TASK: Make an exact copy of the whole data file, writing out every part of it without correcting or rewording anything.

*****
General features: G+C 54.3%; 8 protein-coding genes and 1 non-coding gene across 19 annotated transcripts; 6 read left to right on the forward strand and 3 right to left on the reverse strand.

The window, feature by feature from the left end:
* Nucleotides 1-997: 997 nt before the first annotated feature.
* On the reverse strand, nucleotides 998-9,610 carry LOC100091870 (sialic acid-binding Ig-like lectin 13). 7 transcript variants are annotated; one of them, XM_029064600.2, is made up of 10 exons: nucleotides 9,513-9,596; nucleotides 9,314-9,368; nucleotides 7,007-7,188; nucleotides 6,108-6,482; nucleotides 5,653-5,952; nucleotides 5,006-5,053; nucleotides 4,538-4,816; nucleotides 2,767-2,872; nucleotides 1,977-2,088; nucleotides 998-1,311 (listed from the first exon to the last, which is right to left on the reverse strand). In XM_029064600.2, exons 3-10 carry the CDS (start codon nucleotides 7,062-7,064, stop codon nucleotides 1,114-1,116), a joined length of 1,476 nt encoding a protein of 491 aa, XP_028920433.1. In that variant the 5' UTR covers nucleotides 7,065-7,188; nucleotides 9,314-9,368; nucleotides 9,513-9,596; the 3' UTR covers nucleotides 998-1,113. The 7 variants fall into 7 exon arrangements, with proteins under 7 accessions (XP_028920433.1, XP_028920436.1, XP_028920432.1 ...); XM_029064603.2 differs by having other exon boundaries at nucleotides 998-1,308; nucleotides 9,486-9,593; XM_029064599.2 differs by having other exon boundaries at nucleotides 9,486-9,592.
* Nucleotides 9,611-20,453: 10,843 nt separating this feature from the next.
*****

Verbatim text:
General features: G+C 54.3%; 8 protein-coding genes and 1 non-coding gene across 19 annotated transcripts; 6 read left to right on the forward strand and 3 right to left on the reverse strand.

The window, feature by feature from the left end:
* Nucleotides 1-997: 997 nt before the first annotated feature.
* On the reverse strand, nucleotides 998-9,610 carry LOC100091870 (sialic acid-binding Ig-like lectin 13). 7 transcript variants are annotated; one of them, XM_029064600.2, is made up of 10 exons: nucleotides 9,513-9,596; nucleotides 9,314-9,368; nucleotides 7,007-7,188; nucleotides 6,108-6,482; nucleotides 5,653-5,952; nucleotides 5,006-5,053; nucleotides 4,538-4,816; nucleotides 2,767-2,872; nucleotides 1,977-2,088; nucleotides 998-1,311 (listed from the first exon to the last, which is right to left on the reverse strand). In XM_029064600.2, exons 3-10 carry the CDS (start codon nucleotides 7,062-7,064, stop codon nucleotides 1,114-1,116), a joined length of 1,476 nt encoding a protein of 491 aa, XP_028920433.1. In that variant the 5' UTR covers nucleotides 7,065-7,188; nucleotides 9,314-9,368; nucleotides 9,513-9,596; the 3' UTR covers nucleotides 998-1,113. The 7 variants fall into 7 exon arrangements, with proteins under 7 accessions (XP_028920433.1, XP_028920436.1, XP_028920432.1 ...); XM_029064603.2 differs by having other exon boundaries at nucleotides 998-1,308; nucleotides 9,486-9,593; XM_029064599.2 differs by having other exon boundaries at nucleotides 9,486-9,592.
* Nucleotides 9,611-20,453: 10,843 nt separating this feature from the next.